I think you are correct. Our goal should not be no regulation but smart regulation that rewards entrepreneurship and innovation.
Mr. Brooks I feel that you are shining a great light on the concerns and solutions to some of our country's problems. My question to you is what role unions(private and public) have and should have as we push for limiting government growth?
We have to make a distinction between private and public sector unions. Private sector unions can be accomodated in the free enterprise system. Public sector unions on the other hand will create increasing fiscal problems for generations to come.
Assuming what you say is true, how can ordinary citizens have any impact on this front. At times it feels like a lost cause.
The fact that you are concerned enough to write is evidence that the battle is not lost.
You are so right, equality of opportunity and not equality should be society's goal. How to give equal opportunity to children of a minimum wage earner?
I understand your concern and share it. The last chapter of my book digs in detail into solutions to create equal opportunity for those with the fewest advantages.
How about the moral argument for redistribtuion of govt. That there is a diminshing return for wealth - and that the wealthy can reduce great suffering by helping the poor.
When I was an academic earlier in my career I did a lot of work on philanthropy. This is the kind of redistributed support that best follows our system. That said, there are of course cases in which the government needs to alleviate suffering.
What about BP and the clean-up in the Gulf? Now Gov. Jindal, a good Republican who would gladly starve the federal beast, is calling for a faster, more robust federal response. How does a basically unfettered free enterprise system take into account the earned success, now nearly impossible, of fishermen, tourist entrepreneurs, and others who have virtually no free market way to deal with the effects of the disaster?
Once again, the free enterprise culture is not against all government or all regulation. Beyond learning from this accident and trying to prevent future accidents the government has a legal system designed to compensate victims, with whom we all have great sympathy.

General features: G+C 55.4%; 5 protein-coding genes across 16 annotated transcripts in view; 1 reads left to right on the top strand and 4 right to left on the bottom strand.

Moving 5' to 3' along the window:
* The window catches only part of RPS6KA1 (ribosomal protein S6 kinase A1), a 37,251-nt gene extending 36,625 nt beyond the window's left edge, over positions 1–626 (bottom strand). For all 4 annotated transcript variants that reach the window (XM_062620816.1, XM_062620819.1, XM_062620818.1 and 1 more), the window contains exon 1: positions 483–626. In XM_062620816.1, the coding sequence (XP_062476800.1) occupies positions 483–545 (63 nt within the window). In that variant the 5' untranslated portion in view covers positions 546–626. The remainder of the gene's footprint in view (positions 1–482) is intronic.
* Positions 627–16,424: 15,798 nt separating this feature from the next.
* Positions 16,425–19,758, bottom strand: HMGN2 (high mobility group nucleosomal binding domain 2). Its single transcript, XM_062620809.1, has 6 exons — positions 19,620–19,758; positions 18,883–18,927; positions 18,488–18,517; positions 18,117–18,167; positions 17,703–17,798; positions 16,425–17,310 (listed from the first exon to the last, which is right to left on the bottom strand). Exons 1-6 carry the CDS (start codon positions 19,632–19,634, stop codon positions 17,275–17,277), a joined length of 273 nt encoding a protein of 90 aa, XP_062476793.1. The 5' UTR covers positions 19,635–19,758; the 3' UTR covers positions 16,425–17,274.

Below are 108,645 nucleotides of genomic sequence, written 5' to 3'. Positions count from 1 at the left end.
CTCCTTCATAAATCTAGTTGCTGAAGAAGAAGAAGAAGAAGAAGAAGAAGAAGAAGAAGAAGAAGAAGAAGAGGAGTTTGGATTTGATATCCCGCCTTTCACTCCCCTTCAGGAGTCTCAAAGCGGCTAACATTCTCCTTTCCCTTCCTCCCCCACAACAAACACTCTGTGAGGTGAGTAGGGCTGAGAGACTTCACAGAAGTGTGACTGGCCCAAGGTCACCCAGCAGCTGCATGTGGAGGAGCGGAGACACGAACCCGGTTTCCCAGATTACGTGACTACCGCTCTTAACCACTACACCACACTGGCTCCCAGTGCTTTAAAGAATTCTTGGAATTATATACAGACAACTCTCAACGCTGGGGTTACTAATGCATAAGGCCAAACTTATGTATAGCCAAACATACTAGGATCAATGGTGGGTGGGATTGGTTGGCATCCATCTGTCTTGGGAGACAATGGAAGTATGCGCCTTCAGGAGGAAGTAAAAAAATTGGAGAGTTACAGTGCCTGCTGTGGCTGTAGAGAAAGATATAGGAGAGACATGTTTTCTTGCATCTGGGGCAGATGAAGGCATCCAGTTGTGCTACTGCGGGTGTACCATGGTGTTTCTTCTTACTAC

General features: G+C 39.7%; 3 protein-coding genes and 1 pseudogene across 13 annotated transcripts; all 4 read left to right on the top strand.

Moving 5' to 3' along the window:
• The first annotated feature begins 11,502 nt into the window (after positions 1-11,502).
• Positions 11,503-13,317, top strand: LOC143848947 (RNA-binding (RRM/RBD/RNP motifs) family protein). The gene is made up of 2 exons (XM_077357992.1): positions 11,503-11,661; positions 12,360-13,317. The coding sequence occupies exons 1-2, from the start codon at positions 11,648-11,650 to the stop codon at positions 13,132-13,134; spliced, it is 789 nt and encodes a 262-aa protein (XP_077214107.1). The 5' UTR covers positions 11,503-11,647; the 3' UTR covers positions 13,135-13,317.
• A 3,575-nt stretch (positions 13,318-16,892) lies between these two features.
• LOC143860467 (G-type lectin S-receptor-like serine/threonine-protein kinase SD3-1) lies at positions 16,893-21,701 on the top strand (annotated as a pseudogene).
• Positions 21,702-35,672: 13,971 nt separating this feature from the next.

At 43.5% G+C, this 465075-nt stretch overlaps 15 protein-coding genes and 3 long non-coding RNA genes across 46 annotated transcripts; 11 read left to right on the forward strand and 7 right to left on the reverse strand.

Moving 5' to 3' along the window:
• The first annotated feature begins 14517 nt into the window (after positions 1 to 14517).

I strongly agree with the statement you made earlier that items of value need not be physical products. We greatly overestimate the value of manufacturing and agriculture in our society. Its not that they don't matter, but too many people act like they are the only things that matter. Having said that, you earlier said people in the tea party movement view Social Security and Medicare as sacred contracts. If so, isn't government bound to grow anyway, given demographics?
You are right that the tendency of government is to grow with open-ended entitlements. We need reform and we need it now. I believe the time is right for citizens to understand and embrace this. For details on the right plans see the work of my colleague, Andrew Biggs.
To me, your piece sounded like it could have been written by Alan Greenspan, circa 1991, in attempting to deregulate the financial system. But then it made me think, perhaps you are right, and the financial titans should have been allowed to fail, and perhaps they would not have toppled the global economic system and we would not be living in a post-apocalyptic world. Those that made wretched mistakes would be gone, and those that made good sound choices would thrive. But come on, what politician is going to let that happen?
It is a tremendous compliment to be compared to Alan Greenspan in any year.
Thank you for your time Mr. Brooks. Some feel that by making education more a part of the free enterprise system would help create more competition, and thus increase success. How do you feel about this?
I agree that choice and competition in education are a great idea. The devil is in the details which is why we do so much work on this issue. See Rick Hess's research.